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Early Learning in Catholic Schools of the Diocese of Maitland-Newcastle acknowledges current research and best practice in the field, which respects the rights, capabilities, interests and needs of the Early Learner to achieve success and build the successful foundations to flourish in their learning and wellbeing. The Early Learner in a school context is the child transitioning into Kindergarten and the child in the school years of Kindergarten, Year One and Year Two.

The period from birth to 8 years is a time of remarkable growth with brain development at its peak. During this time, children are highly influenced by the environment and the people around them. It is a time of holistic development of a child’s social, emotional, cognitive and physical needs in order to build a solid and broad foundation for lifelong learning and wellbeing (UNESCO, 2016).

St Paul’s is committed to ensuring students transitioning to kindergarten receive the best possible start to their schooling. Our dedicated Kindergarten Teachers and Learning Support Team visit our early learning centres to gain as much information as possible about the students coming into our care. Our transition and orientation programs are family-friendly and designed to promote relationships between staff and students.

The Diocesan Early Learning Policy (2017) draws on a set of belief statements which make declarations about the Early Learner in Catholic schools. It is founded on the image of the child and underpins all we do at St Paul’s. 


Successful Foundations 

Catholic schools recognise the importance of the transition from home and prior to school settings to school and transitions across the early years of school.

The Successful Foundations Action Research Project was designed to strengthen the process of transition to school in the first five weeks of Kindergarten utilising a strengths-based approach which supports the child’s active engagement in play. After starting in 2019 Successful Foundations continues to grow and evolve with all schools in the Diocese of Maitland-Newcastle being a part of the project from 2022.  

Successful Foundations continues to develop innovative ways of communicating with families, highlighting the importance of play for learning and wellbeing as well as child development and neuroscience. The creativity, curiosity, wonderings, reflections and discoveries of children raise the image of the child and celebrate their many capabilities and strengths.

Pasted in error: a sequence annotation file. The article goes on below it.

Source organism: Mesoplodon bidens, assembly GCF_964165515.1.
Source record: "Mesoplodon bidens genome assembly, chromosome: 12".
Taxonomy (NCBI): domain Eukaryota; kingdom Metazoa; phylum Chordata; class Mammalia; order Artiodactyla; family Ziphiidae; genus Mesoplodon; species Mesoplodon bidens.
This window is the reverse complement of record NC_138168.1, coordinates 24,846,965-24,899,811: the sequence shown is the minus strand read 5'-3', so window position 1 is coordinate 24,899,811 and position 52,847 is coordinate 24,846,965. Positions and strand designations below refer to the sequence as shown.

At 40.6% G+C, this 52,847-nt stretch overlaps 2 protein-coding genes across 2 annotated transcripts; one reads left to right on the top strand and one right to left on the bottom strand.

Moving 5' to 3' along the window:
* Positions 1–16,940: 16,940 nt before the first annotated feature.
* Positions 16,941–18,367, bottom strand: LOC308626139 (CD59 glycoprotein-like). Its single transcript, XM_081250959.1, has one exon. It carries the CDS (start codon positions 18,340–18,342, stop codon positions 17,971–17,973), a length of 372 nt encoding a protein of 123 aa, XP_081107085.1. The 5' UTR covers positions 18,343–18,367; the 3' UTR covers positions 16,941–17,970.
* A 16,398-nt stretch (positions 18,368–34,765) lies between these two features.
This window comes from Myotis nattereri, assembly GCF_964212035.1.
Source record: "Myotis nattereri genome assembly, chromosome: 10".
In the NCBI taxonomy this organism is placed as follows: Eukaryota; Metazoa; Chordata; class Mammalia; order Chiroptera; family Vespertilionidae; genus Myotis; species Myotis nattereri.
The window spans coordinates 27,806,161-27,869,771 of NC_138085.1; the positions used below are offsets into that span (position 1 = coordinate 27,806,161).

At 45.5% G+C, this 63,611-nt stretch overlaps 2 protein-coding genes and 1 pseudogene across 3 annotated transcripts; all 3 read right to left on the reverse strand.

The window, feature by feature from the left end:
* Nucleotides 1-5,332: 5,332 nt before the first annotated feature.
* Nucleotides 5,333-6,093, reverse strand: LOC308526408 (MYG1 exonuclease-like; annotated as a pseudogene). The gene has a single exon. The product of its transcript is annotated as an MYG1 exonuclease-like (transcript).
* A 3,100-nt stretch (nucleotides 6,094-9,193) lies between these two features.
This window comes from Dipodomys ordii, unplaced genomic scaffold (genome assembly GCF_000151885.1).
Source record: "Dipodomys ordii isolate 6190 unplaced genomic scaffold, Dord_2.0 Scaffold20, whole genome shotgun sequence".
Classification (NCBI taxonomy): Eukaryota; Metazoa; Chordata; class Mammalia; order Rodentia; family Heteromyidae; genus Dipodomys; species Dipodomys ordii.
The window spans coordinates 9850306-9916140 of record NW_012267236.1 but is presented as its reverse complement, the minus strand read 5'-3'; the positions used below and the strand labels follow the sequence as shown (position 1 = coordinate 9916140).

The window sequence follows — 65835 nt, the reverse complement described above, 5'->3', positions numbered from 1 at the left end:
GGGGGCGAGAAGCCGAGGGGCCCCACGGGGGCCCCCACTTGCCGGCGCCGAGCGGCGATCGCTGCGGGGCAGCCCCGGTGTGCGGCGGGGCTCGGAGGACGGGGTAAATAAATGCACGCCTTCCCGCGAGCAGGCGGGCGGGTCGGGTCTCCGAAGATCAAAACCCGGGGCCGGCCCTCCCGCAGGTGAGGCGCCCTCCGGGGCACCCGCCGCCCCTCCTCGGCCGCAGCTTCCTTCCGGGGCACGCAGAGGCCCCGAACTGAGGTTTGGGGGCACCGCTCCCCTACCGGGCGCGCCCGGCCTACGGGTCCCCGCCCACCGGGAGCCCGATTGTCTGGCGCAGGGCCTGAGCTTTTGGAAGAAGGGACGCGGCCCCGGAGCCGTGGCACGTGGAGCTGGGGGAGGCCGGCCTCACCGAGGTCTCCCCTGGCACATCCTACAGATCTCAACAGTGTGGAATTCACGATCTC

As Successful Foundations evolves, practices such as Play Reflection through Play Sharing and Play Stories have become more sophisticated. Play Reflections creates a climate of thinking, documenting, exploring and also support meta cognition.    

Early Learning practices are instrumental in supporting school communities. This walks hand in hand with our Catholic faith, our commitment to re-imagining childhood and our understanding of transition to school as a time of establishing connections and relationships to eventually develop a sense of belonging for each child and the child’s family.

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Importance of Play

Play is a very powerful context for learning in which students can organise and make sense of their world, as they engage actively with people, objects and representations. At St Paul’s, we use play as a learning experience for students to not only socially interact with each other but also to engage with the curriculum at many different levels. The teachers enrich this expereince with many opportunities to engage with their environments and notice the learning around them.

Play offers experiences of awe and wonder. It supports the spiritual child to make connections and develop a lifelong passion to explore, discover, question and appreciate their world.

Neural pathways and connections are formed in the first five years of a child’s life. Through play and active exploration, children’s brains are shaped and designed and many skills are developed including:

  • creativity
  • communication
  • problem solving
  • resilience
  • emotional regulation
  • collaboration
  • empathy

These are critical skills needed for life and school.

Most importantly, children are developing foundational literacy and numeracy skills through their everyday experiences of play. Play expands children’s thinking and enhances their desire to know and to learn.

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